“Saint Spiridon” Church

The Saint Spiridon Church was built between 1747-1752 with the support of boyar Ștefan Bosie and other philanthropists. The location was chosen due to a miracle worker icon of St. Spiridon, protector of the poor and father of orphans, which was placed in a small private chapel in this area.

The founders also built the hospital near the church, the first in Moldavia, in 1767, under the rule of Constantin Cehan Racoviță. This ensemble was organized as a guardianship (religious administration), and the guardian was either the prince, either someone chosen from the boyars, tradesmen or rich people who were financing the settlement. Initially it was called an infirmary or Spiridonie, and the hospital’s philosophy was that the bodily care should be made alongside the care of the soul. From only 30 places initially, the hospital later received the role of university hospital and is the biggest one in Moldavia, with over 1100 beds.

In the main influence on the church’s architecture, was the Russian Neoclassic style. The painting of the iconostasis is also Neoclassic, a novelty for that time. The wall painting on the dome’s pendants represents the four evangelists; the nave dome is painted with the face of Jesus Christ and the altar, with the image of the Holy Trinity.

The steeple was built in 1757 and is remarkable due to the fact that is was built in many stages and styles. The oldest is the ground floor of the entrance vault of unfinished stone, to which two twin drinking fountains were added in 1765. These have a Baroque shape and adornment of Ottoman origin, with inscriptions in Turkish, Greek and Romanian which attest that Prince Grigore Ghica III brought water to the city through burnt clay gutter tiles from the Botanical Garden area in Copou. The body of the Prince of Moldavia was buried in this church, but his head was taken to Constantinople, after being beheaded in 1777 because he protested against the passing of Bukovina under the administration of the Habsburg Empire. In 1786 the first floor was added, made of brick, representing the vault. The tower and the church were deeply damaged by the great earthquake in 1802 and were rebuilt. The bell chamber dates from that time, which initially had a small roof with a globe and a Crescent on top. It is said that the usage of this sign helped the monastery avoid the often robberies of the Turks. In 1830 a Parisian clock was also installed. In 1862, the tower roof took the shape of a cowl, that small straw basket that St. Spiridon used to wear on his head. Until the arrival of communists in 1948, the St. Spiridon monastery and hospital also had the spa resort of Slănic Moldova (Bacău County) in their administration.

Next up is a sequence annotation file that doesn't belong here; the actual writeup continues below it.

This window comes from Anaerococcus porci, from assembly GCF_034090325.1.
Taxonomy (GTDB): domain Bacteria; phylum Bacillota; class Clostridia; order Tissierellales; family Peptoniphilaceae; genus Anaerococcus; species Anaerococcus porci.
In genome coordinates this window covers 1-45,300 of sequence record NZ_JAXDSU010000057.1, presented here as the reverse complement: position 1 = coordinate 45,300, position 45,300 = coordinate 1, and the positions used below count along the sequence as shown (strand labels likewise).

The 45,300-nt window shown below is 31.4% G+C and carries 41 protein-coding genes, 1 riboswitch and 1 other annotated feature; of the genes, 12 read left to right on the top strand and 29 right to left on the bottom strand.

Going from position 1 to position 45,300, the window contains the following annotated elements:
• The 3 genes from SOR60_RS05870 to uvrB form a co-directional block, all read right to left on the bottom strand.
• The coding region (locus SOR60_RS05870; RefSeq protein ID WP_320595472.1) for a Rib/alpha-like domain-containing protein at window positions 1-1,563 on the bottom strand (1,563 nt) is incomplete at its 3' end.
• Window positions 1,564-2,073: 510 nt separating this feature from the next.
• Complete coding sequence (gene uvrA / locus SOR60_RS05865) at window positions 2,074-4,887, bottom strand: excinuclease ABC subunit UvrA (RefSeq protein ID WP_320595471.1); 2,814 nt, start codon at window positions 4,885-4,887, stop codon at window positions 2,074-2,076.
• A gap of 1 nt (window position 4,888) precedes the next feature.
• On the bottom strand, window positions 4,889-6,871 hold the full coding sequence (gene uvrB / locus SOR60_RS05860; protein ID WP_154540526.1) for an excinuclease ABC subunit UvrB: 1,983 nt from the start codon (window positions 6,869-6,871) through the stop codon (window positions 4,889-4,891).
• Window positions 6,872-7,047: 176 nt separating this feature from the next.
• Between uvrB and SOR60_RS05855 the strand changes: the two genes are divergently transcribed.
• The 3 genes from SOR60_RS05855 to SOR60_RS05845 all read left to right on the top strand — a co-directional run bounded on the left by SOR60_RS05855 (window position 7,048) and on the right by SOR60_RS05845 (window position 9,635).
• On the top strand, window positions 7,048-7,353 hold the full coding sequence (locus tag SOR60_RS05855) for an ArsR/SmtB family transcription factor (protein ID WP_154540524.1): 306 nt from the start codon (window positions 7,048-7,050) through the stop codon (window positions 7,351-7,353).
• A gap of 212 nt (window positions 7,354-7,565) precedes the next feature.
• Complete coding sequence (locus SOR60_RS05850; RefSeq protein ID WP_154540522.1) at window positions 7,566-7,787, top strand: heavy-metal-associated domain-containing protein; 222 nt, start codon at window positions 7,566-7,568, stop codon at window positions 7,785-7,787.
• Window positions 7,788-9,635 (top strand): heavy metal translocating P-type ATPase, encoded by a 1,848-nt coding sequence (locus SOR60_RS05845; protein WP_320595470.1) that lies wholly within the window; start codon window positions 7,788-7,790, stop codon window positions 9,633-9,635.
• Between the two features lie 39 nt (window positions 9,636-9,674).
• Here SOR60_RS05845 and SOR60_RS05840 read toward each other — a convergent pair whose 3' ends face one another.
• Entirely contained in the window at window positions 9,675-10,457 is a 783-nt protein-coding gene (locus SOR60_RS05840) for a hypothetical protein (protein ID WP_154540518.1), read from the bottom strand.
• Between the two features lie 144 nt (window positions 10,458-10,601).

Bulevardul Independenței nr. 1, Iași 700111

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